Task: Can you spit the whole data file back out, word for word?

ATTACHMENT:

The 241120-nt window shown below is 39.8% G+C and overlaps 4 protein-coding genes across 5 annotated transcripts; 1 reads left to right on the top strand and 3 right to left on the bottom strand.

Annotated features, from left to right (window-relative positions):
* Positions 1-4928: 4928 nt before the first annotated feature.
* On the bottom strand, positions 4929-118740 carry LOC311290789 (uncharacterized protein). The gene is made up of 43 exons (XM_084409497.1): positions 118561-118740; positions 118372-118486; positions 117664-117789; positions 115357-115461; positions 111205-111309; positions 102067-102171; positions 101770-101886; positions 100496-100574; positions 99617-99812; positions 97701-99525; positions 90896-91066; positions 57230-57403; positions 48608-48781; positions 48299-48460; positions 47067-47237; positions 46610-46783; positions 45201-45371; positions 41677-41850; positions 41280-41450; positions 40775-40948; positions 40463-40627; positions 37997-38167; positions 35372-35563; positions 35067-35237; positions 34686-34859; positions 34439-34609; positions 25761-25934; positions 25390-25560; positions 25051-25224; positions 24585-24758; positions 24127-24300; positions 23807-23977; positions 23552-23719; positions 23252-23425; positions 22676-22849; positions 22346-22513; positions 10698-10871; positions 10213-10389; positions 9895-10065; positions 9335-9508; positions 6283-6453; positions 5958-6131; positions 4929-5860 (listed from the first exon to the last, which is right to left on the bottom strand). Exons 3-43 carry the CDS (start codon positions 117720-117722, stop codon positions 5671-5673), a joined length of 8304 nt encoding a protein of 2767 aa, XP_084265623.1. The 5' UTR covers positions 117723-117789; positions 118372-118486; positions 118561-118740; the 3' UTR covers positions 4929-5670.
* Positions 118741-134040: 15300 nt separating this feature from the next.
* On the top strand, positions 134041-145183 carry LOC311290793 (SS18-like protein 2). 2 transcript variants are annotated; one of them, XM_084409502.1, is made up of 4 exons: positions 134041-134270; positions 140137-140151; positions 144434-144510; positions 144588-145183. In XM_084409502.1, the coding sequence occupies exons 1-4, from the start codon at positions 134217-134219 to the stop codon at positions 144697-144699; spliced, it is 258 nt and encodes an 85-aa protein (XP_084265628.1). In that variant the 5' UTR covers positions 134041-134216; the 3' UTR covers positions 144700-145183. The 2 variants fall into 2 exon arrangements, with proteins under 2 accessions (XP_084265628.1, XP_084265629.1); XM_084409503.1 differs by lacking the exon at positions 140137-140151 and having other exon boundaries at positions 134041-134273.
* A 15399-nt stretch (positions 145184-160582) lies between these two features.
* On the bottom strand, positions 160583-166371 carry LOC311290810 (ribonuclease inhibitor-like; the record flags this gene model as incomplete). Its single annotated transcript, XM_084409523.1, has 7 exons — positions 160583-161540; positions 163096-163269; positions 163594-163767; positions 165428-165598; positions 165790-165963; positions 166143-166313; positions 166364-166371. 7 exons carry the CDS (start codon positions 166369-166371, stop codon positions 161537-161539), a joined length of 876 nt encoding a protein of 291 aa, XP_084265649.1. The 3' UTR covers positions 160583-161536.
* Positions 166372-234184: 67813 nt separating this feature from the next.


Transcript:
The 241120-nt window shown below is 39.8% G+C and overlaps 4 protein-coding genes across 5 annotated transcripts; 1 reads left to right on the top strand and 3 right to left on the bottom strand.

Annotated features, from left to right (window-relative positions):
* Positions 1-4928: 4928 nt before the first annotated feature.
* On the bottom strand, positions 4929-118740 carry LOC311290789 (uncharacterized protein). The gene is made up of 43 exons (XM_084409497.1): positions 118561-118740; positions 118372-118486; positions 117664-117789; positions 115357-115461; positions 111205-111309; positions 102067-102171; positions 101770-101886; positions 100496-100574; positions 99617-99812; positions 97701-99525; positions 90896-91066; positions 57230-57403; positions 48608-48781; positions 48299-48460; positions 47067-47237; positions 46610-46783; positions 45201-45371; positions 41677-41850; positions 41280-41450; positions 40775-40948; positions 40463-40627; positions 37997-38167; positions 35372-35563; positions 35067-35237; positions 34686-34859; positions 34439-34609; positions 25761-25934; positions 25390-25560; positions 25051-25224; positions 24585-24758; positions 24127-24300; positions 23807-23977; positions 23552-23719; positions 23252-23425; positions 22676-22849; positions 22346-22513; positions 10698-10871; positions 10213-10389; positions 9895-10065; positions 9335-9508; positions 6283-6453; positions 5958-6131; positions 4929-5860 (listed from the first exon to the last, which is right to left on the bottom strand). Exons 3-43 carry the CDS (start codon positions 117720-117722, stop codon positions 5671-5673), a joined length of 8304 nt encoding a protein of 2767 aa, XP_084265623.1. The 5' UTR covers positions 117723-117789; positions 118372-118486; positions 118561-118740; the 3' UTR covers positions 4929-5670.
* Positions 118741-134040: 15300 nt separating this feature from the next.
* On the top strand, positions 134041-145183 carry LOC311290793 (SS18-like protein 2). 2 transcript variants are annotated; one of them, XM_084409502.1, is made up of 4 exons: positions 134041-134270; positions 140137-140151; positions 144434-144510; positions 144588-145183. In XM_084409502.1, the coding sequence occupies exons 1-4, from the start codon at positions 134217-134219 to the stop codon at positions 144697-144699; spliced, it is 258 nt and encodes an 85-aa protein (XP_084265628.1). In that variant the 5' UTR covers positions 134041-134216; the 3' UTR covers positions 144700-145183. The 2 variants fall into 2 exon arrangements, with proteins under 2 accessions (XP_084265628.1, XP_084265629.1); XM_084409503.1 differs by lacking the exon at positions 140137-140151 and having other exon boundaries at positions 134041-134273.
* A 15399-nt stretch (positions 145184-160582) lies between these two features.
* On the bottom strand, positions 160583-166371 carry LOC311290810 (ribonuclease inhibitor-like; the record flags this gene model as incomplete). Its single annotated transcript, XM_084409523.1, has 7 exons — positions 160583-161540; positions 163096-163269; positions 163594-163767; positions 165428-165598; positions 165790-165963; positions 166143-166313; positions 166364-166371. 7 exons carry the CDS (start codon positions 166369-166371, stop codon positions 161537-161539), a joined length of 876 nt encoding a protein of 291 aa, XP_084265649.1. The 3' UTR covers positions 160583-161536.
* Positions 166372-234184: 67813 nt separating this feature from the next.